The relationship between our built and natural environments has long been a primary focus for architects and designers. However in more recent times a greater effort to incorporate passive sustainable design principles into developments in Perth has brought a greater focus on the relationship between buildings and our environment.
With buildings accounting for nearly half of the energy consumption in Perth they undoubtedly play a major role in the environmental challenges facing us today and into the future. So the question at hand is how can we make our built environments more sustainable and ensure a more positive impact on our natural environment ?
One major factor is to consider what we are making our buildings from. In the past we have relied on materials made up of or using fossil-fuels their construction which dictates a high carbon footprint. If we are to consider the amount of energy taken to produce the materials we use in our buildings then we begin to understand the true repercussions of design and specification decisions.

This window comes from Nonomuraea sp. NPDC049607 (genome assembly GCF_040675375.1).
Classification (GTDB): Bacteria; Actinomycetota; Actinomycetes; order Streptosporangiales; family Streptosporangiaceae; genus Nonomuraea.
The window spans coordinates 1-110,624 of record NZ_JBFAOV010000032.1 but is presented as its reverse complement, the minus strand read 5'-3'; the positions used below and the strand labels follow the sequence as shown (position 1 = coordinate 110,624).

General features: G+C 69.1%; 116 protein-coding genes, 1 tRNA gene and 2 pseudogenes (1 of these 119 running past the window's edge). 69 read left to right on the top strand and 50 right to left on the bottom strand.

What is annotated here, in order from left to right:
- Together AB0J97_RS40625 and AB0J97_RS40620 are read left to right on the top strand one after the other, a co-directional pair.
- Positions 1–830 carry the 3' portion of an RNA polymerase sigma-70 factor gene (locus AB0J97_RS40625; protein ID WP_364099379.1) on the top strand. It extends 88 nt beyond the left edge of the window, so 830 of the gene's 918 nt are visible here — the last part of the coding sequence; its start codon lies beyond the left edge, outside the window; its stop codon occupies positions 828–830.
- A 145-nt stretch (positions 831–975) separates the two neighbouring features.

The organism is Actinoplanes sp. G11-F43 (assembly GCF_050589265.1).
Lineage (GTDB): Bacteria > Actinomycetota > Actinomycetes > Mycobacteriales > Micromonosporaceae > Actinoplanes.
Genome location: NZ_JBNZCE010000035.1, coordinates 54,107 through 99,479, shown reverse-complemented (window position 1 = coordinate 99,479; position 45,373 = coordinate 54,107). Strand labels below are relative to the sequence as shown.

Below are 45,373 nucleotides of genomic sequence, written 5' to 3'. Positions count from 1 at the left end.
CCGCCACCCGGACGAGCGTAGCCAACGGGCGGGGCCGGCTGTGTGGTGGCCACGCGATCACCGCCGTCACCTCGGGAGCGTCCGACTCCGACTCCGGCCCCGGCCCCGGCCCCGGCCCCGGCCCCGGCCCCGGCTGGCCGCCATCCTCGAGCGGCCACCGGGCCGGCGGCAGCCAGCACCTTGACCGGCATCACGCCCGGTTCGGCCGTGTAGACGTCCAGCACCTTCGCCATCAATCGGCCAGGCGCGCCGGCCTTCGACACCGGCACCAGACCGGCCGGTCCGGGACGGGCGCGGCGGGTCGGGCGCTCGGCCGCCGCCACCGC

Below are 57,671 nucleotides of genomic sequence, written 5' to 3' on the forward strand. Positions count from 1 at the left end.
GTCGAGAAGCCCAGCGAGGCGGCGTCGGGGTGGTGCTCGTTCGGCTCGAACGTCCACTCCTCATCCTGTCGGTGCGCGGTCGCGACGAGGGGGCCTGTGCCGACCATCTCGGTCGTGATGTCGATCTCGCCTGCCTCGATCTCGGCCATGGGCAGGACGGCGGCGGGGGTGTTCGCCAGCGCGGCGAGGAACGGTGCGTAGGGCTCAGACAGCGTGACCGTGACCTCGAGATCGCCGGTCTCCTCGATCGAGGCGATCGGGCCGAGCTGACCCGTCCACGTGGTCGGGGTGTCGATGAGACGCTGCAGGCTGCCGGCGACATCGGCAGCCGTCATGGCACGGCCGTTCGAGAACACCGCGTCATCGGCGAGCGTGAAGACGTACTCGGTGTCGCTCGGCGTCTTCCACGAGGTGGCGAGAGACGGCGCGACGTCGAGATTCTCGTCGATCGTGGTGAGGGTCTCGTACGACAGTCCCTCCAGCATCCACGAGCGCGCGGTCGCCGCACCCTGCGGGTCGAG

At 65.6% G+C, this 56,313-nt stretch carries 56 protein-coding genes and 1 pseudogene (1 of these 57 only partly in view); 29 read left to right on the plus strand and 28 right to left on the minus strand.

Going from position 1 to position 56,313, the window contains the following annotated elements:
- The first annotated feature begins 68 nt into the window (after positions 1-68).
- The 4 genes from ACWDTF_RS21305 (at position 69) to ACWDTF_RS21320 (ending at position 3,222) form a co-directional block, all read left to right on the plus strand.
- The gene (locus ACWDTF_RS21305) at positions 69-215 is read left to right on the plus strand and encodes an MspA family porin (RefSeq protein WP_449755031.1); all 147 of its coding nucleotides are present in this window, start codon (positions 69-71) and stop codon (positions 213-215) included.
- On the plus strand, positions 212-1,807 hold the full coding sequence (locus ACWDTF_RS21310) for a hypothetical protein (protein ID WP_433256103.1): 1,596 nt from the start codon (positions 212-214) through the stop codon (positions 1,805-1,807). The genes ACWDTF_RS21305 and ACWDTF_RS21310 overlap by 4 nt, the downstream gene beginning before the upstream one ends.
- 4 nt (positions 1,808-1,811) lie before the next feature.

Advancements in construction technologies has led to some incredibly lightweight durable products that can help produce more sustainable buildings.
There are a number of products on the market that we have come across in our work. Some of these are detailed below:
'Weathertex' timber weatherboards
This prefabricated, panel-type construction method that can be used for walls, floors and roofs. It its comprised insulation material sandwiched between two sheets of construction panel - typically timber. The timber panel can be dressed or painted to suit, or be substituted with steel sheet cladding or other materials.
For more information on this product head over to weathertex web page and discover what makes this material a favoured one amongst architects and designers.